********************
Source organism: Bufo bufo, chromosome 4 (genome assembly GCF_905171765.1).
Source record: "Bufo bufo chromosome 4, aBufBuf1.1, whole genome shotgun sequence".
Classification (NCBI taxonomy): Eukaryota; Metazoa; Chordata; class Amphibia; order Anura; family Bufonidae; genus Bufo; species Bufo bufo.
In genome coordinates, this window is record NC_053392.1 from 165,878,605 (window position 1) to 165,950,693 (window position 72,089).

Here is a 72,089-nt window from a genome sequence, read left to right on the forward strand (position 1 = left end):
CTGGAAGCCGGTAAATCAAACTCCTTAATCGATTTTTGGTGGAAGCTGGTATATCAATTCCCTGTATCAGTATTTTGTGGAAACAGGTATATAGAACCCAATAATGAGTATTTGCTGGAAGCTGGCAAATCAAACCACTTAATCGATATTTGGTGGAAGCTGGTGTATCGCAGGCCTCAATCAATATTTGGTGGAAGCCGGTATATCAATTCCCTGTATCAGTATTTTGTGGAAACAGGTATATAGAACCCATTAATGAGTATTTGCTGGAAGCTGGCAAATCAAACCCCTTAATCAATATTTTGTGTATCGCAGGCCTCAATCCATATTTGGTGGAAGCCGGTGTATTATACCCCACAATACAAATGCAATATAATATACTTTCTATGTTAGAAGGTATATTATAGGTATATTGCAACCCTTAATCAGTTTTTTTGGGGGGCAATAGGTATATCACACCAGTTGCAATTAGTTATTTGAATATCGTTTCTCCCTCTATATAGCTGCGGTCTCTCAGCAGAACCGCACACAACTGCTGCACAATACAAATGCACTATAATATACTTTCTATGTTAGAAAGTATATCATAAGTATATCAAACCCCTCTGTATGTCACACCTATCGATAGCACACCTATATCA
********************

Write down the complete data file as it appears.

Source organism: Bufo bufo, chromosome 4 (genome assembly GCF_905171765.1).
Source record: "Bufo bufo chromosome 4, aBufBuf1.1, whole genome shotgun sequence".
Classification (NCBI taxonomy): Eukaryota; Metazoa; Chordata; class Amphibia; order Anura; family Bufonidae; genus Bufo; species Bufo bufo.
In genome coordinates, this window is record NC_053392.1 from 165,878,605 (window position 1) to 165,950,693 (window position 72,089).

Here is a 72,089-nt window from a genome sequence, read left to right on the forward strand (position 1 = left end):
CTGGAAGCCGGTAAATCAAACTCCTTAATCGATTTTTGGTGGAAGCTGGTATATCAATTCCCTGTATCAGTATTTTGTGGAAACAGGTATATAGAACCCAATAATGAGTATTTGCTGGAAGCTGGCAAATCAAACCACTTAATCGATATTTGGTGGAAGCTGGTGTATCGCAGGCCTCAATCAATATTTGGTGGAAGCCGGTATATCAATTCCCTGTATCAGTATTTTGTGGAAACAGGTATATAGAACCCATTAATGAGTATTTGCTGGAAGCTGGCAAATCAAACCCCTTAATCAATATTTTGTGTATCGCAGGCCTCAATCCATATTTGGTGGAAGCCGGTGTATTATACCCCACAATACAAATGCAATATAATATACTTTCTATGTTAGAAGGTATATTATAGGTATATTGCAACCCTTAATCAGTTTTTTTGGGGGGCAATAGGTATATCACACCAGTTGCAATTAGTTATTTGAATATCGTTTCTCCCTCTATATAGCTGCGGTCTCTCAGCAGAACCGCACACAACTGCTGCACAATACAAATGCACTATAATATACTTTCTATGTTAGAAAGTATATCATAAGTATATCAAACCCCTCTGTATGTCACACCTATCGATAGCACACCTATATCA